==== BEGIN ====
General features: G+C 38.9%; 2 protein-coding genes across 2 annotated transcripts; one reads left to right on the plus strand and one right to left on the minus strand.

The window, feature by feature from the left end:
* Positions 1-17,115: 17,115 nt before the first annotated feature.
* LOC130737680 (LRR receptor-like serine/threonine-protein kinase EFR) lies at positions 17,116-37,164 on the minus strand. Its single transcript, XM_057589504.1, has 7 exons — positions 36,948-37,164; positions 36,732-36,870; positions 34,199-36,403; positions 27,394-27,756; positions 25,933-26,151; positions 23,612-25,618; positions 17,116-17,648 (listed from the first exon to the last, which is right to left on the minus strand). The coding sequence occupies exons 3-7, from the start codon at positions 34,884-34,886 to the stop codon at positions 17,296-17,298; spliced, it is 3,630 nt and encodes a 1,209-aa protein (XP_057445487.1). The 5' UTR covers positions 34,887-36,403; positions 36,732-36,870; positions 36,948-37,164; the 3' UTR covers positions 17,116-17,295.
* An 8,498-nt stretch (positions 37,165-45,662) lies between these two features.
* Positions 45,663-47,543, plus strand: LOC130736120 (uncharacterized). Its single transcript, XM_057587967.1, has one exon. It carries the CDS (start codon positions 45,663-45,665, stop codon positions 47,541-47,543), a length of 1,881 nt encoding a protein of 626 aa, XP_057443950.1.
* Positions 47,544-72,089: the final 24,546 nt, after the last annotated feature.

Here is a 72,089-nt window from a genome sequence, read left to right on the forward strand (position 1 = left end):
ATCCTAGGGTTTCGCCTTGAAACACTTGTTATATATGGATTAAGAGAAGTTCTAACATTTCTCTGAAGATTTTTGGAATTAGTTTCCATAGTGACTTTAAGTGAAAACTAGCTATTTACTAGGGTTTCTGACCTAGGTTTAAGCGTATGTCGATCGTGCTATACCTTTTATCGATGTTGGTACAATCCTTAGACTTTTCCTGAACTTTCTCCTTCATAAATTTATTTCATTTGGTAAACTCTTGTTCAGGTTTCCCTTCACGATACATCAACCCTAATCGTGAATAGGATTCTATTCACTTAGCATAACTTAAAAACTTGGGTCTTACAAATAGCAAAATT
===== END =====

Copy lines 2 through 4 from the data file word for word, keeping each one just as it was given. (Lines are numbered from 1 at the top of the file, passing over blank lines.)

The window, feature by feature from the left end:
* Positions 1-17,115: 17,115 nt before the first annotated feature.
* LOC130737680 (LRR receptor-like serine/threonine-protein kinase EFR) lies at positions 17,116-37,164 on the minus strand. Its single transcript, XM_057589504.1, has 7 exons — positions 36,948-37,164; positions 36,732-36,870; positions 34,199-36,403; positions 27,394-27,756; positions 25,933-26,151; positions 23,612-25,618; positions 17,116-17,648 (listed from the first exon to the last, which is right to left on the minus strand). The coding sequence occupies exons 3-7, from the start codon at positions 34,884-34,886 to the stop codon at positions 17,296-17,298; spliced, it is 3,630 nt and encodes a 1,209-aa protein (XP_057445487.1). The 5' UTR covers positions 34,887-36,403; positions 36,732-36,870; positions 36,948-37,164; the 3' UTR covers positions 17,116-17,295.